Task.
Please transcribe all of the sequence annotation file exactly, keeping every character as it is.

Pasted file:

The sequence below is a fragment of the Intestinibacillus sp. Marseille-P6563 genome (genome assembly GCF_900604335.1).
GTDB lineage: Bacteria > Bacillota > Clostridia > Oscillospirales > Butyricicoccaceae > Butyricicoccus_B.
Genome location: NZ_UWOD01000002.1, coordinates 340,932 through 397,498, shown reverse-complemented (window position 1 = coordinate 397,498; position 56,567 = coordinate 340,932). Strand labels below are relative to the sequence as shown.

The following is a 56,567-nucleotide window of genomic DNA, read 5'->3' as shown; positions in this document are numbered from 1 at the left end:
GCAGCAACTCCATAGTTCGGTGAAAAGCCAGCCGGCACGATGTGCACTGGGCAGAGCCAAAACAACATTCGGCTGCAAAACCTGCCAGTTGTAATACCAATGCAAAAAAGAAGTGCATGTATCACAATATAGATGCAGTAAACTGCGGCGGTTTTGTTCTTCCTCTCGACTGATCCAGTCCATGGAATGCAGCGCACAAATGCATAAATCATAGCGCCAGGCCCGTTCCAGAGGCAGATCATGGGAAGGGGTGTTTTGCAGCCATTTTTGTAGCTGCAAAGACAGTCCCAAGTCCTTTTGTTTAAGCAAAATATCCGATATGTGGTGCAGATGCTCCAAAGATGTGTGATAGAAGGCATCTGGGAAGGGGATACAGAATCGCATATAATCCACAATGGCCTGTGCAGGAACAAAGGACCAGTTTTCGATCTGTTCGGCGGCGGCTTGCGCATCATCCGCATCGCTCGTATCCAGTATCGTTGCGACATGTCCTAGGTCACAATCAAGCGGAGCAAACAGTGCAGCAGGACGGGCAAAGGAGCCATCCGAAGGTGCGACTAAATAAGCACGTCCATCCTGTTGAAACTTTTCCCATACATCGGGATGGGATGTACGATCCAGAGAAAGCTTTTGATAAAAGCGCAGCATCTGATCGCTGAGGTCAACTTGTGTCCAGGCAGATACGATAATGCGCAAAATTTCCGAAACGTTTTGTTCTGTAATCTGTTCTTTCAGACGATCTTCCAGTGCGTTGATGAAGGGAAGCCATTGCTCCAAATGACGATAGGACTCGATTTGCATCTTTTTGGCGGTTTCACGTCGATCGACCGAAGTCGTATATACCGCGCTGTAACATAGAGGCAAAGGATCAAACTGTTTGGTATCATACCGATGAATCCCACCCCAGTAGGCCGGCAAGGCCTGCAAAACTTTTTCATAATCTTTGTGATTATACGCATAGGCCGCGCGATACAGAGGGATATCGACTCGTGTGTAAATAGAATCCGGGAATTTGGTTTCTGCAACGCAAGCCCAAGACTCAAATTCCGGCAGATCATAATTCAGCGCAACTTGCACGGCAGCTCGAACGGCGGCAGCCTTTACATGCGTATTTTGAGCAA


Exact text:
The sequence below is a fragment of the Intestinibacillus sp. Marseille-P6563 genome (genome assembly GCF_900604335.1).
GTDB lineage: Bacteria > Bacillota > Clostridia > Oscillospirales > Butyricicoccaceae > Butyricicoccus_B.
Genome location: NZ_UWOD01000002.1, coordinates 340,932 through 397,498, shown reverse-complemented (window position 1 = coordinate 397,498; position 56,567 = coordinate 340,932). Strand labels below are relative to the sequence as shown.

The following is a 56,567-nucleotide window of genomic DNA, read 5'->3' as shown; positions in this document are numbered from 1 at the left end:
GCAGCAACTCCATAGTTCGGTGAAAAGCCAGCCGGCACGATGTGCACTGGGCAGAGCCAAAACAACATTCGGCTGCAAAACCTGCCAGTTGTAATACCAATGCAAAAAAGAAGTGCATGTATCACAATATAGATGCAGTAAACTGCGGCGGTTTTGTTCTTCCTCTCGACTGATCCAGTCCATGGAATGCAGCGCACAAATGCATAAATCATAGCGCCAGGCCCGTTCCAGAGGCAGATCATGGGAAGGGGTGTTTTGCAGCCATTTTTGTAGCTGCAAAGACAGTCCCAAGTCCTTTTGTTTAAGCAAAATATCCGATATGTGGTGCAGATGCTCCAAAGATGTGTGATAGAAGGCATCTGGGAAGGGGATACAGAATCGCATATAATCCACAATGGCCTGTGCAGGAACAAAGGACCAGTTTTCGATCTGTTCGGCGGCGGCTTGCGCATCATCCGCATCGCTCGTATCCAGTATCGTTGCGACATGTCCTAGGTCACAATCAAGCGGAGCAAACAGTGCAGCAGGACGGGCAAAGGAGCCATCCGAAGGTGCGACTAAATAAGCACGTCCATCCTGTTGAAACTTTTCCCATACATCGGGATGGGATGTACGATCCAGAGAAAGCTTTTGATAAAAGCGCAGCATCTGATCGCTGAGGTCAACTTGTGTCCAGGCAGATACGATAATGCGCAAAATTTCCGAAACGTTTTGTTCTGTAATCTGTTCTTTCAGACGATCTTCCAGTGCGTTGATGAAGGGAAGCCATTGCTCCAAATGACGATAGGACTCGATTTGCATCTTTTTGGCGGTTTCACGTCGATCGACCGAAGTCGTATATACCGCGCTGTAACATAGAGGCAAAGGATCAAACTGTTTGGTATCATACCGATGAATCCCACCCCAGTAGGCCGGCAAGGCCTGCAAAACTTTTTCATAATCTTTGTGATTATACGCATAGGCCGCGCGATACAGAGGGATATCGACTCGTGTGTAAATAGAATCCGGGAATTTGGTTTCTGCAACGCAAGCCCAAGACTCAAATTCCGGCAGATCATAATTCAGCGCAACTTGCACGGCAGCTCGAACGGCGGCAGCCTTTACATGCGTATTTTGAGCAA